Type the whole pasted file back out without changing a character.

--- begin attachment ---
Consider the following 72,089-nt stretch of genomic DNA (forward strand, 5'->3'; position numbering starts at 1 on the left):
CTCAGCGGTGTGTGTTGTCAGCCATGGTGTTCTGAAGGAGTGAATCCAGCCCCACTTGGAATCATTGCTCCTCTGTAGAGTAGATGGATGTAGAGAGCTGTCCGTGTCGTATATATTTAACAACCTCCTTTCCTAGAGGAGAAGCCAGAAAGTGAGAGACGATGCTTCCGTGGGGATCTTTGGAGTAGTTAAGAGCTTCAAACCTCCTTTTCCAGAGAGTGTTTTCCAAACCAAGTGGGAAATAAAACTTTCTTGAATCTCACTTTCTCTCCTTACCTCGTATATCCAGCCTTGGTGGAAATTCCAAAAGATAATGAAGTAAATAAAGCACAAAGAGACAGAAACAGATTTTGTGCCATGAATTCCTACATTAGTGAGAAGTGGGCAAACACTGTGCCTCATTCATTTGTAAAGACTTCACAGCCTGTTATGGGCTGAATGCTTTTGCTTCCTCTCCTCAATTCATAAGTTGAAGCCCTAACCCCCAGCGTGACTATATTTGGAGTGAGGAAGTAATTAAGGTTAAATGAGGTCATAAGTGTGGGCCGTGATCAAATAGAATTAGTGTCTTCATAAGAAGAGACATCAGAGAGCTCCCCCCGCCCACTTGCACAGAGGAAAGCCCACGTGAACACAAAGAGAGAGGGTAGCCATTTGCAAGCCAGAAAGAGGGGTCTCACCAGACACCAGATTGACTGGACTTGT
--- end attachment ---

Consider the following 72,089-nt stretch of genomic DNA (forward strand, 5'->3'; position numbering starts at 1 on the left):
CTCAGCGGTGTGTGTTGTCAGCCATGGTGTTCTGAAGGAGTGAATCCAGCCCCACTTGGAATCATTGCTCCTCTGTAGAGTAGATGGATGTAGAGAGCTGTCCGTGTCGTATATATTTAACAACCTCCTTTCCTAGAGGAGAAGCCAGAAAGTGAGAGACGATGCTTCCGTGGGGATCTTTGGAGTAGTTAAGAGCTTCAAACCTCCTTTTCCAGAGAGTGTTTTCCAAACCAAGTGGGAAATAAAACTTTCTTGAATCTCACTTTCTCTCCTTACCTCGTATATCCAGCCTTGGTGGAAATTCCAAAAGATAATGAAGTAAATAAAGCACAAAGAGACAGAAACAGATTTTGTGCCATGAATTCCTACATTAGTGAGAAGTGGGCAAACACTGTGCCTCATTCATTTGTAAAGACTTCACAGCCTGTTATGGGCTGAATGCTTTTGCTTCCTCTCCTCAATTCATAAGTTGAAGCCCTAACCCCCAGCGTGACTATATTTGGAGTGAGGAAGTAATTAAGGTTAAATGAGGTCATAAGTGTGGGCCGTGATCAAATAGAATTAGTGTCTTCATAAGAAGAGACATCAGAGAGCTCCCCCCGCCCACTTGCACAGAGGAAAGCCCACGTGAACACAAAGAGAGAGGGTAGCCATTTGCAAGCCAGAAAGAGGGGTCTCACCAGACACCAGATTGACTGGACTTGT